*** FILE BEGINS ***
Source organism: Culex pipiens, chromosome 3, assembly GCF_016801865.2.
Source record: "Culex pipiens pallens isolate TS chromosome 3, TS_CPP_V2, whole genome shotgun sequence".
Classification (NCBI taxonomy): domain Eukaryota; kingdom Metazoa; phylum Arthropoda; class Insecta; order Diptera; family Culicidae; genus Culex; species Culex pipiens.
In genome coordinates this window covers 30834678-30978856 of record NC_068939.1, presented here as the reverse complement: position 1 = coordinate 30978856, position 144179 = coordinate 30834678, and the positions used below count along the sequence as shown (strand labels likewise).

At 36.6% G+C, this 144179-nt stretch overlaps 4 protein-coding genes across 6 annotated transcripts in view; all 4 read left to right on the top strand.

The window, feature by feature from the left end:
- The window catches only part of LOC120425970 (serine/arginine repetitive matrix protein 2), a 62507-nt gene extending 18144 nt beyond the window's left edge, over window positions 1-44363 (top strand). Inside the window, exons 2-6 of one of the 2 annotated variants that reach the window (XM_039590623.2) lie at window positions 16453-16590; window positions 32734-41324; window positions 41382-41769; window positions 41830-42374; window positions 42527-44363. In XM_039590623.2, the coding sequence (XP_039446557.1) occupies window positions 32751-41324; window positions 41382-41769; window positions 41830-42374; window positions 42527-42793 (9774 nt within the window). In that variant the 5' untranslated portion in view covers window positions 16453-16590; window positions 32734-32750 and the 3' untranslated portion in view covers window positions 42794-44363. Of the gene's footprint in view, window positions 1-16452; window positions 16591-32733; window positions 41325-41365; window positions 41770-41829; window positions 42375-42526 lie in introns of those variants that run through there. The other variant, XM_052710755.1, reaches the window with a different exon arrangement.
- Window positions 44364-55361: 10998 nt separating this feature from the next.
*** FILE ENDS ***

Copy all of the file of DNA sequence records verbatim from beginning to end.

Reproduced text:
Source organism: Culex pipiens, chromosome 3, assembly GCF_016801865.2.
Source record: "Culex pipiens pallens isolate TS chromosome 3, TS_CPP_V2, whole genome shotgun sequence".
Classification (NCBI taxonomy): domain Eukaryota; kingdom Metazoa; phylum Arthropoda; class Insecta; order Diptera; family Culicidae; genus Culex; species Culex pipiens.
In genome coordinates this window covers 30834678-30978856 of record NC_068939.1, presented here as the reverse complement: position 1 = coordinate 30978856, position 144179 = coordinate 30834678, and the positions used below count along the sequence as shown (strand labels likewise).

At 36.6% G+C, this 144179-nt stretch overlaps 4 protein-coding genes across 6 annotated transcripts in view; all 4 read left to right on the top strand.

The window, feature by feature from the left end:
- The window catches only part of LOC120425970 (serine/arginine repetitive matrix protein 2), a 62507-nt gene extending 18144 nt beyond the window's left edge, over window positions 1-44363 (top strand). Inside the window, exons 2-6 of one of the 2 annotated variants that reach the window (XM_039590623.2) lie at window positions 16453-16590; window positions 32734-41324; window positions 41382-41769; window positions 41830-42374; window positions 42527-44363. In XM_039590623.2, the coding sequence (XP_039446557.1) occupies window positions 32751-41324; window positions 41382-41769; window positions 41830-42374; window positions 42527-42793 (9774 nt within the window). In that variant the 5' untranslated portion in view covers window positions 16453-16590; window positions 32734-32750 and the 3' untranslated portion in view covers window positions 42794-44363. Of the gene's footprint in view, window positions 1-16452; window positions 16591-32733; window positions 41325-41365; window positions 41770-41829; window positions 42375-42526 lie in introns of those variants that run through there. The other variant, XM_052710755.1, reaches the window with a different exon arrangement.
- Window positions 44364-55361: 10998 nt separating this feature from the next.